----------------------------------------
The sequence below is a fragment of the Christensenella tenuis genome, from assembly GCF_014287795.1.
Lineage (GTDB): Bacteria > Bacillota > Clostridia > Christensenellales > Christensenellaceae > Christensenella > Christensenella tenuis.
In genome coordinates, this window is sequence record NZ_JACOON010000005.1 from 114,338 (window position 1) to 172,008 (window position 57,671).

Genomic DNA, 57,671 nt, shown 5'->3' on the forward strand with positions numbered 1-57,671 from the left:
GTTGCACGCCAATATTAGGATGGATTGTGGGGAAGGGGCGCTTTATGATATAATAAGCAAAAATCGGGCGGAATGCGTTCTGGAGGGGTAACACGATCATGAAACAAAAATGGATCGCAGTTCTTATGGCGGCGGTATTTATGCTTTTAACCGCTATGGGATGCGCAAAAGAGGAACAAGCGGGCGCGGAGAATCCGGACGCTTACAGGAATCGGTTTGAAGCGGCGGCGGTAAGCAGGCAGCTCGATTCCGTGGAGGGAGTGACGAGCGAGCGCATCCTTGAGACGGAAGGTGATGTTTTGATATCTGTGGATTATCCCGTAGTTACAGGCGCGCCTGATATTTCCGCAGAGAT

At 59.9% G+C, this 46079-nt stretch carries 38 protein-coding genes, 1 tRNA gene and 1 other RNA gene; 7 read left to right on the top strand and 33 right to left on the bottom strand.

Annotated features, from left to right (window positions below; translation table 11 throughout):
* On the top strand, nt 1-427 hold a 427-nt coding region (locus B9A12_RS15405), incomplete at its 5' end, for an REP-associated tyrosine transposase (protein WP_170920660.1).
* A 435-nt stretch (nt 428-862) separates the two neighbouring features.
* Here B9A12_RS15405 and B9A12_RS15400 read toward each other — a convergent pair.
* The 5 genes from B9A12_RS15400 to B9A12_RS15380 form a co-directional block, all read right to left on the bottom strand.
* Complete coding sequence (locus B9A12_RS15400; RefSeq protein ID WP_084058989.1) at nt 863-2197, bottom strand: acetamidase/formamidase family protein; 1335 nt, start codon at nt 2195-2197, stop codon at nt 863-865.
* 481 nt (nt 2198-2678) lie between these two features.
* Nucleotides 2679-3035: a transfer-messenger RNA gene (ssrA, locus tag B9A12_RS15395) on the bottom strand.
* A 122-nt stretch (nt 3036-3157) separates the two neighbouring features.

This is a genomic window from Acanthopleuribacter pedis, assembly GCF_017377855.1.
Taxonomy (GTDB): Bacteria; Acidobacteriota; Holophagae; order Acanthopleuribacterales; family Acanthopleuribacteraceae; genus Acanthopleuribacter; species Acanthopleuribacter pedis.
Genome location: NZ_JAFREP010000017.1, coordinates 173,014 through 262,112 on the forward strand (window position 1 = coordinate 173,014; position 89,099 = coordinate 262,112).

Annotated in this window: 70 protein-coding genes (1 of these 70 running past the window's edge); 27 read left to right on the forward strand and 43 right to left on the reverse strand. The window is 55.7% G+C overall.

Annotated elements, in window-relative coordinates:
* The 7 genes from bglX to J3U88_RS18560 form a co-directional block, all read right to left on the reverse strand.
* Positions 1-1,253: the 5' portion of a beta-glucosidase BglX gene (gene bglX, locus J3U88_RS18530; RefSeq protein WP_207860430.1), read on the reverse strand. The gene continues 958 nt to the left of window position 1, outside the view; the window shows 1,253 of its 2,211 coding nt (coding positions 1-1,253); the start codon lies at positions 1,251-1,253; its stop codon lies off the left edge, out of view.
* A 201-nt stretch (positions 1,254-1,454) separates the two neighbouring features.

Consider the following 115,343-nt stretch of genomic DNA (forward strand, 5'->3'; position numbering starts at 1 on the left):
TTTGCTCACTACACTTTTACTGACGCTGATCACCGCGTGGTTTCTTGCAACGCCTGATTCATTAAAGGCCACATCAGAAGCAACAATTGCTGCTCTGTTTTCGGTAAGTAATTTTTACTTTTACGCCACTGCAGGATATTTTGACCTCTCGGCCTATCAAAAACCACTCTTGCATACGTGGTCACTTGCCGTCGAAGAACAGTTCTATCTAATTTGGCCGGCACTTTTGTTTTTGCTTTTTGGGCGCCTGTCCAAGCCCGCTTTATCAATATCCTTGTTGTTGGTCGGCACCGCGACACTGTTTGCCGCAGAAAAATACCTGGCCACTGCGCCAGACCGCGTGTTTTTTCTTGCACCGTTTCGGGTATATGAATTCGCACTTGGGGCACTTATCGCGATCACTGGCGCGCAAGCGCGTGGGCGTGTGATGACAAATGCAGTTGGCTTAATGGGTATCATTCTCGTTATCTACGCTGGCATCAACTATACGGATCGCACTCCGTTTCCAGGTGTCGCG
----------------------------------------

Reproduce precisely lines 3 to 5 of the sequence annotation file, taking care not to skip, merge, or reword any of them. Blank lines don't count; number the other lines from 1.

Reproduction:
In genome coordinates, this window is sequence record NZ_JACOON010000005.1 from 114,338 (window position 1) to 172,008 (window position 57,671).

Genomic DNA, 57,671 nt, shown 5'->3' on the forward strand with positions numbered 1-57,671 from the left:
GTTGCACGCCAATATTAGGATGGATTGTGGGGAAGGGGCGCTTTATGATATAATAAGCAAAAATCGGGCGGAATGCGTTCTGGAGGGGTAACACGATCATGAAACAAAAATGGATCGCAGTTCTTATGGCGGCGGTATTTATGCTTTTAACCGCTATGGGATGCGCAAAAGAGGAACAAGCGGGCGCGGAGAATCCGGACGCTTACAGGAATCGGTTTGAAGCGGCGGCGGTAAGCAGGCAGCTCGATTCCGTGGAGGGAGTGACGAGCGAGCGCATCCTTGAGACGGAAGGTGATGTTTTGATATCTGTGGATTATCCCGTAGTTACAGGCGCGCCTGATATTTCCGCAGAGAT